Economic growth, the overriding objective of governments everywhere, is measured by Gross Domestic Product (GDP). GDP is an indicator designed to track total economic activity, developed in the 1930s and 40s amidst the upheavals of the Great Depression and two World Wars. Its inventor, Simon Kuznets, the chief architect of the United States national accounting system, cautioned against equating GDP growth with economic or social well-being in 1934. Yet eighty years on, economic growth is seen as the pathway to prosperity and wellbeing.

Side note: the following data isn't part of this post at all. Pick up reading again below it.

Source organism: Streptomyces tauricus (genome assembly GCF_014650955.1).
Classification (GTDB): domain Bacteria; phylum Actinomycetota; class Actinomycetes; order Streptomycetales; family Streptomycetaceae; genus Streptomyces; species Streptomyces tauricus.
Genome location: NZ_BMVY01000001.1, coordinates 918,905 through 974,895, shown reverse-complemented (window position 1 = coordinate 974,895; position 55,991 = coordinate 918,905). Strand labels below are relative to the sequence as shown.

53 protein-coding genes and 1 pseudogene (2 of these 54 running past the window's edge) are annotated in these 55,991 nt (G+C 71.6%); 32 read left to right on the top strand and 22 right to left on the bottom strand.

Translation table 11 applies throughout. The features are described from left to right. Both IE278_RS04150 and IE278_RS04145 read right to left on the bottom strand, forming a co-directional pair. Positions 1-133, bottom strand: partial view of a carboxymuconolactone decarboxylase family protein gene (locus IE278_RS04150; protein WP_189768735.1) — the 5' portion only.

However, as an indicator, GDP is a blunt instrument in that it adds up the total monetary value of economic activity, but does not distinguish between the desirability of that activity. It does not count the value created in the non-market economy of social productionâ€Š—â€Šcaring work, volunteering, domestic labour, ‘work for the world’. Yet every car accident, razed forest, oil spill, heart attack and break-in is counted as ‘growth’ because it results in greater production and exchange of goods and services.